Truncation of the otoferlin transmembrane domain alters the development of hair cells and reduces membrane docking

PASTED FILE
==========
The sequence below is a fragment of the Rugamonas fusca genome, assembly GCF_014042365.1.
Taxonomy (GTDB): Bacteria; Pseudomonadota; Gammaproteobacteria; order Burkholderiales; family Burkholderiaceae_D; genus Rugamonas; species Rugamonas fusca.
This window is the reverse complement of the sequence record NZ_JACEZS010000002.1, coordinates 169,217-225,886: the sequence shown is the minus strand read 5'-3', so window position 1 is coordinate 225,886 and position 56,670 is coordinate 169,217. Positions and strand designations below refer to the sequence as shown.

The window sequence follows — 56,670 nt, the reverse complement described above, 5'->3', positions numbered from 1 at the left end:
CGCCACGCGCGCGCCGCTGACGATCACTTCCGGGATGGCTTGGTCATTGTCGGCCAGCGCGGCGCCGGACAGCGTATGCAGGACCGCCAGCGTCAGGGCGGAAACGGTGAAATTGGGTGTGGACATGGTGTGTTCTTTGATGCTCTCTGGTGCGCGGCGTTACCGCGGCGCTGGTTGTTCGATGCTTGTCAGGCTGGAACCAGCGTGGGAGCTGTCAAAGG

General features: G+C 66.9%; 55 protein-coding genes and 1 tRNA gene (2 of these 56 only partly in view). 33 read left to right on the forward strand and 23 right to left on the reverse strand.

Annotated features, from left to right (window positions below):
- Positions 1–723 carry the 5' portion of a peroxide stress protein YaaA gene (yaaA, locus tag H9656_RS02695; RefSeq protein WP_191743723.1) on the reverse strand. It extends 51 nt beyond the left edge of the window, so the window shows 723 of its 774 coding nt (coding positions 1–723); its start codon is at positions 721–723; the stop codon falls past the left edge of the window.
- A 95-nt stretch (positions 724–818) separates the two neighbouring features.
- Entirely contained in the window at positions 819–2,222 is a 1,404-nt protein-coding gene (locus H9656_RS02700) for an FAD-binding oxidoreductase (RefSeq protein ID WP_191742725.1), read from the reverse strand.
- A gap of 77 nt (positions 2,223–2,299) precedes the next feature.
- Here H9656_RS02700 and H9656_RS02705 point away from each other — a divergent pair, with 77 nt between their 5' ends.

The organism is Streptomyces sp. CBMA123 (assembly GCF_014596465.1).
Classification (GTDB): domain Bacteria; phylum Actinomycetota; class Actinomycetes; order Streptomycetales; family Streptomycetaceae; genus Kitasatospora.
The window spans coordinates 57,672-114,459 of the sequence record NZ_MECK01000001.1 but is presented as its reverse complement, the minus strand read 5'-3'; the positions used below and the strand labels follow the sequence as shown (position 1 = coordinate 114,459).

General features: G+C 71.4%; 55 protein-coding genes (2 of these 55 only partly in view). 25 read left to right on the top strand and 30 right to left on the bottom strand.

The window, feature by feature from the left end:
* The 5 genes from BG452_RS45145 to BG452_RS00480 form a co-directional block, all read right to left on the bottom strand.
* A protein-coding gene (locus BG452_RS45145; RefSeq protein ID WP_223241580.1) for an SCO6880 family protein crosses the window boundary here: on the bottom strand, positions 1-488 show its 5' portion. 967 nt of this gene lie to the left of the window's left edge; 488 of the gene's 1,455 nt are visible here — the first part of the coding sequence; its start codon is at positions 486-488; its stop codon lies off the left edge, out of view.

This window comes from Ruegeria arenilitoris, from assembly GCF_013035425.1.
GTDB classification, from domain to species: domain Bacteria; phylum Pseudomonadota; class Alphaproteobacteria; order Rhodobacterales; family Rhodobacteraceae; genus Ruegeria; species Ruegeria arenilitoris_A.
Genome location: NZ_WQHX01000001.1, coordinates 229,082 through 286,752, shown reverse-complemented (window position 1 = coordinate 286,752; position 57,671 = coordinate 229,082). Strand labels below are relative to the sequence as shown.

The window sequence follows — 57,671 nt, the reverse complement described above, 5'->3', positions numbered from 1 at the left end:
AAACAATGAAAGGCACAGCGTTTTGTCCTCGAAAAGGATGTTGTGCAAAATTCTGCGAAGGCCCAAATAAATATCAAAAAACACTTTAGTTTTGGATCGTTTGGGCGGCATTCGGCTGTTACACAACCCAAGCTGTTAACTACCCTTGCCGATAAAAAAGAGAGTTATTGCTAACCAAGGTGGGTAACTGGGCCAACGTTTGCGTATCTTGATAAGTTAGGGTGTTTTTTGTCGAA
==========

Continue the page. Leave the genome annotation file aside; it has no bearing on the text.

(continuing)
Release of neurotransmitter from sensory hair cells is regulated by otoferlin. Despite the importance of otoferlin in the auditory and vestibular pathways, the functional contributions of the domains of the protein have not been fully characterized. Using a zebrafish model, we investigated a mutant otoferlin with a stop codon at the start of the transmembrane domain. We found that both the phenotype severity and the expression level of mutant otoferlin changed with the age of the zebrafish. At the early developmental time point of 72 h post fertilization, low expression of the otoferlin mutant coincided with synaptic ribbon deficiencies, reduced endocytosis, and abnormal transcription of several hair cell genes. As development proceeded, expression of the mutant otoferlin increased, and both synaptic ribbons and hair cell transcript levels resembled wild type. However, hair cell endocytosis deficits and abnormalities in the expression of GABA receptors persisted even after up-regulation of mutant otoferlin. Analysis of membrane-reconstituted otoferlin measurements suggests a function for the transmembrane domain in liposome docking. We conclude that deletion of the transmembrane domain reduces membrane docking, attenuates endocytosis, and results in developmental delay of the hair cell.